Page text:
Fox’s 2017 FIT4 36 is the most versatile version yet of its iconic big legged fork, maximising user friendly, all-trail convenience while keeping its ultimate flat out, tightly controlled race feel performance.
The obvious structural change in 2017 is that the old 20mm axle option is gone from the 36 roster. That won’t be an issue for most riders though as 20mm front hubs are almost extinct on most modern wheel sets.
Besides, when we tested them on our static workshop rig, stiffness gains were slight and the angle adjustable QR15 skewer is far more convenient than the five bolt 20mm axle set up.
The massive 36mm stanchions and fat crown still mean it’s plenty stiff anyway, particularly in a fore and aft plane, when it comes to slapping through square edged blocks and braking bumps.
Travel is adjustable from 110 to 180mm travel internally (it’s a partial strip down job) and TALAS external travel adjust versions are also available.
All external adjusters are crisply finished, and the hose guide is neat and secure with paint tough enough to stay looking good over time.
At just over 2kg it’s 30g lighter than its obvious adversary, the RockShox Lyrik, and is certainly not an excessive amount of weight to add to your bike for aggressive trail use, considering the performance it adds.
Travel is adjustable from 110 to 180mm travel internally Mick Kirkman / Immediate Media
The real stand out performance clarity comes from within though. The FIT4 cartridge shim stack has been updated for a noticeably more supple feel at low shaft speeds, while high shaft speeds are handled with the same tune as the supportive 2016 forks.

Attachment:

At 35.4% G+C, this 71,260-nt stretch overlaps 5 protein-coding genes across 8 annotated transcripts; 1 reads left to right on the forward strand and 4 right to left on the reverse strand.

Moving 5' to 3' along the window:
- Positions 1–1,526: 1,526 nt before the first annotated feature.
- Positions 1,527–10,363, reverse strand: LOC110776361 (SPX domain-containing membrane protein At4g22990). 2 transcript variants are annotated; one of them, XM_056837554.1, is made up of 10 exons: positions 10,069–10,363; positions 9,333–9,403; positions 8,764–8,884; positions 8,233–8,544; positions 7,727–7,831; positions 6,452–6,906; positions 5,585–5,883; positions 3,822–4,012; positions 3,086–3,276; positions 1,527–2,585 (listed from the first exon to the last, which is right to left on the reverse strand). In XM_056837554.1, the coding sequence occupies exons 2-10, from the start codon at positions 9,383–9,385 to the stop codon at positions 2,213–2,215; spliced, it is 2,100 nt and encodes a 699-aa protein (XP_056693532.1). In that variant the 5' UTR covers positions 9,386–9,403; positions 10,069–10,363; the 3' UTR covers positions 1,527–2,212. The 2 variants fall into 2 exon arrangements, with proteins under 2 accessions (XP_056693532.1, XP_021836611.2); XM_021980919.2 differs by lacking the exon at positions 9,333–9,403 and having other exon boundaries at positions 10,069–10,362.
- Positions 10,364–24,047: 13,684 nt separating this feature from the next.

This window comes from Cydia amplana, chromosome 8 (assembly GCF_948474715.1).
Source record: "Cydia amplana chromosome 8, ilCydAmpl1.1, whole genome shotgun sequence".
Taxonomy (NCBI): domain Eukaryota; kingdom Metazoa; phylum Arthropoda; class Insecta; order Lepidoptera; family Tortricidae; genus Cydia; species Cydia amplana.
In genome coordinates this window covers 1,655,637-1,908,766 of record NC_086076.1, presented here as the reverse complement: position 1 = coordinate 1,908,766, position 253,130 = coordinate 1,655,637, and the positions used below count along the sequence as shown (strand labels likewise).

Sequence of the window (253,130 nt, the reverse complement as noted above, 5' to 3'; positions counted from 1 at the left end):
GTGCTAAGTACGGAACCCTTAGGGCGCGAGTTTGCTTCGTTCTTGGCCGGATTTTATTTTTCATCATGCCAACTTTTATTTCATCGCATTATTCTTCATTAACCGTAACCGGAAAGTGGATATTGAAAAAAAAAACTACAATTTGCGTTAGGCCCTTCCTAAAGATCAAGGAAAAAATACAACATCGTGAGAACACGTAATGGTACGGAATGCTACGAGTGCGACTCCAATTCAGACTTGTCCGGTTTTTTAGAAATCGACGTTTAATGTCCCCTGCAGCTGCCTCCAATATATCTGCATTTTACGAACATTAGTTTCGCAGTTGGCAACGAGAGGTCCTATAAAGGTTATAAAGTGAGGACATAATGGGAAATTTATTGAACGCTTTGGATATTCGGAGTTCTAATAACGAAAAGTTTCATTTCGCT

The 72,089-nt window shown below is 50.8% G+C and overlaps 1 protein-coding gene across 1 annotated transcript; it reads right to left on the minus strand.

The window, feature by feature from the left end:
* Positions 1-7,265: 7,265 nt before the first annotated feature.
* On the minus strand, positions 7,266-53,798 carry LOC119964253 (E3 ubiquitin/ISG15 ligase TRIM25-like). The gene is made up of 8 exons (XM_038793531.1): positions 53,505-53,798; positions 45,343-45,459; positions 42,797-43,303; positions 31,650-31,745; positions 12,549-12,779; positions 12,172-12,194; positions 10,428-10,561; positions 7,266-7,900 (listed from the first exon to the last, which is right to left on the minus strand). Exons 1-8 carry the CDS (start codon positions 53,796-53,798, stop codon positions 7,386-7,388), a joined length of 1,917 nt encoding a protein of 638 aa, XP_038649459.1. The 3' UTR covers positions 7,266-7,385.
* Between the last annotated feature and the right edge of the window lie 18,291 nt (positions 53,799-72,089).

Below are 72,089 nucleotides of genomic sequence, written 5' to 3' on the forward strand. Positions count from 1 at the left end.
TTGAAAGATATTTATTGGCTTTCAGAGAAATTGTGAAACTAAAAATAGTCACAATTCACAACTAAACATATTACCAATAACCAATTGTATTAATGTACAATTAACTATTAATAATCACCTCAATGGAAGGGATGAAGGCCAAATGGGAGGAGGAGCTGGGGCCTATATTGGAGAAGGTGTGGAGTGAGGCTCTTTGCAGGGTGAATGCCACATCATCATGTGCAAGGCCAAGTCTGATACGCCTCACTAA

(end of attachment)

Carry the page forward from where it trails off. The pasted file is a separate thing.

That means that while the big hit, high-speed supremacy of the 36 was previously at the expense of a comfortably soft top-end, and hammered arms at the end of a long descent, the FIT4 is now plenty smooth and forgiving all the way down the hill.
The increased sensitivity connects you to the tyre knobs with amazing HD clarity and tactile grip even in sliding, fading traction situations, and not having battered hands and arms obviously helps you be reactive to the information you’re getting.
The Open setting now has 22 micro tune sub-levels to play with too, so there’s enough to keep even the most ‘princess and pea’ fork tweakers happy.
The result is that however hard, relentless or random the impacts are, or relentless the trail, the intelligently metered compression circuits keep the 36 totally consistent and immaculately communicative so you can attack the ride from start to finish.
While the high-speed damping and spring curve is spot on for most riders it’s easy to add volume spacers for a more progressive feel if you’re in the aggressive bracket. The fact you can also flick its compression into a harder ‘Medium’ setting or ‘Firm’, which we’d rate as for emergency movement only, means you can run it soft without affecting climbing/pedalling performance too.
Alternatively, the ‘fettlers favourite’ RC2 version (£1,059) hides independent high- and low-speed compression adjustment under a dustbin cover on the lower leg. Either way, Fox’s reliability is legendary, making the cost a fair investment rather than an excessive expense.